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I'd like to be able to pass in a stock symbol and a date to pull in the closing price. Does anyone know of any good free api's? This is for non-commercial use if that matters.

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Thanks guys, a lot of you were very helpful, I had to pick one, so I went with Nosrendna who gave me a some extra to think about regarding splits and spin offs. –  Prescott Dec 6 '09 at 0:33

4 Answers 4

up vote 4 down vote accepted

The easiest way I know of is with the Yahoo Finance API. Here is a handy chart that shows all the options you can pass in (READ THE WHOLE POST, as it has been updated at the bottom):

http://ilmusaham.wordpress.com/tag/stock-yahoo-data/

Be aware of a few things:

1) Know the difference between unadjusted and adjusted prices. Splits will make your comparisons meaningless if you aren't careful.

2) Don't forget the effect of mergers and spin-offs. Go back far enough and you're almost sure to have nonsense. For example, think about the case of AT&T, which was bought, disappeared for awhile, and then the name was resurrected. Decades of AT&T's actual price history is now unavailable.

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Last I looked, you could grab historical data for a range of dates from yahoo, though I don't know the limitations in their TOS. You could specify a pretty decent range and get the data in a spreadsheet or csv. You'd want to cache it heavily, I'd expect.

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+1, I used that Yahoo service for a personal worksheet too, but I preferred to took current (= -15 min) price to calculate options greek variables. –  Rubens Farias Dec 6 '09 at 0:22
    
I took a look at gummy-stuff.org/Yahoo-data.htm, which gives a fantastic breakdown of the yahoo api - but that page (and anything else i've found) doesn't seem to tell me about a date reference. There is lots regarding moving averages, % changes, but nothing to pick a closing price on a particular date. –  Prescott Dec 6 '09 at 0:24
    
@Rubens - Unfortunately I'm trying to do some analysis on older stuff, so I need to pull in a ton of old closing prices –  Prescott Dec 6 '09 at 0:25
    
@Prescott, see my answer. –  Nosredna Dec 6 '09 at 0:25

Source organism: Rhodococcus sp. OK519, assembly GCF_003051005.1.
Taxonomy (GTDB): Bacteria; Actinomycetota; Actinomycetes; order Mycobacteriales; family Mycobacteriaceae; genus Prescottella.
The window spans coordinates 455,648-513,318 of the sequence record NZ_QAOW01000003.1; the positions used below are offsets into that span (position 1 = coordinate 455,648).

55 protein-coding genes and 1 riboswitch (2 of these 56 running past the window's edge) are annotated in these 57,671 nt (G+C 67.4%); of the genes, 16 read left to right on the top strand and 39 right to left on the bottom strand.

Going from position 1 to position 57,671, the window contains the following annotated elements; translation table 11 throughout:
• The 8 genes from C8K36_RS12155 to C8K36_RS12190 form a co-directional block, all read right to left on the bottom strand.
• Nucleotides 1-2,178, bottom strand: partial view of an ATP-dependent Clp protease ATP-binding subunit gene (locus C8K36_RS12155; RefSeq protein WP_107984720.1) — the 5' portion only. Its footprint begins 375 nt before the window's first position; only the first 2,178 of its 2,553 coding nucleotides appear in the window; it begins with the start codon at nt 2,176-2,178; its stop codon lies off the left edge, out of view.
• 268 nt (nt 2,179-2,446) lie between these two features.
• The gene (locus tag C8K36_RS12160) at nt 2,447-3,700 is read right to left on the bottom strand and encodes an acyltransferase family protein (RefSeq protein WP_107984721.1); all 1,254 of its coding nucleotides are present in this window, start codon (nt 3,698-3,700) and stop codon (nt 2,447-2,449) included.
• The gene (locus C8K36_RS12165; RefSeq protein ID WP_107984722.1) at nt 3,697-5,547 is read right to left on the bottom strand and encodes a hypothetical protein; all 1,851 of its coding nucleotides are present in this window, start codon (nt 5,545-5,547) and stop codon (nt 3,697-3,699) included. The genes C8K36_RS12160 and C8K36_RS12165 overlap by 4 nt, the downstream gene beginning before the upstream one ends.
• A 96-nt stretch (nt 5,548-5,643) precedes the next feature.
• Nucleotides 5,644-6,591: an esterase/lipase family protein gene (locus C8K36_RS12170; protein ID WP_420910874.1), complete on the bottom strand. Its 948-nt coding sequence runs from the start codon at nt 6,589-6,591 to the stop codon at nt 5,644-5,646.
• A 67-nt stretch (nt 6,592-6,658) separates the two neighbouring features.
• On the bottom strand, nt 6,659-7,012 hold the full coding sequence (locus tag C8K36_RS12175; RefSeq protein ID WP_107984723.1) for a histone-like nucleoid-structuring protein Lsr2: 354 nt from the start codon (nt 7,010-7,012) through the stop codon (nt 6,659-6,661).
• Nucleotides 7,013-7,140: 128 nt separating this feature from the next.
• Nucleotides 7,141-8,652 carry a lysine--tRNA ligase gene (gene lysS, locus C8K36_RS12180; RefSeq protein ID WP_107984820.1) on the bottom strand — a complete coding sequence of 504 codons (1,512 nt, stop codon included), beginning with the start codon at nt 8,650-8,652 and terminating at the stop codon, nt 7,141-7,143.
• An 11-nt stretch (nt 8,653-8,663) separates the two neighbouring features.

yahoo finance can help: For example, for Apple stock: http://ichart.yahoo.com/table.csv?s=AAPL&d=11&e=6&f=2009&g=d&a=8&b=7&c=1984&ignore=.csv

The parameters of the request are pretty straightforward (s is for the stock symbol, f and c are for the range, in years. You can retrieve the data in python with the urllib module, and parse them with the csv module. It should be quite easy, but I can give you a piece of code. If you put it in a hastable, with keys set to dates in iso format (yyyy-mm-dd), it should be quite easy one closing price.

Besides, the best quality of (commercial and very expensive) data, can be found with the bloomberg API (Java, C, and C++).

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Is Bloomberg as good as CRSP? –  Nosredna Dec 6 '09 at 0:28
    
I don't know what you mean by "cool", hey it's financial data ? And I don't know CRSP. But bloomberg is very reliable, comprehensive and termsheets often refers directly to them for fixings. Their server API is quite good, and performance is there. Support is correct. But licensing terms are very restrictive. On niche data (long history intraday's, intraday options prices, financial analysis,...) they are other vendors that are better, as for rates, fx, cds spreads, and so on. –  LeMiz Dec 6 '09 at 11:38

Yahoo Finance lets you export their data. For a ticker, on the left sidebar there is a link to Historical Prices. On the bottom of that page there is a link "Download To Spreadsheet".

You could pass that to fgetcsv to parse it.

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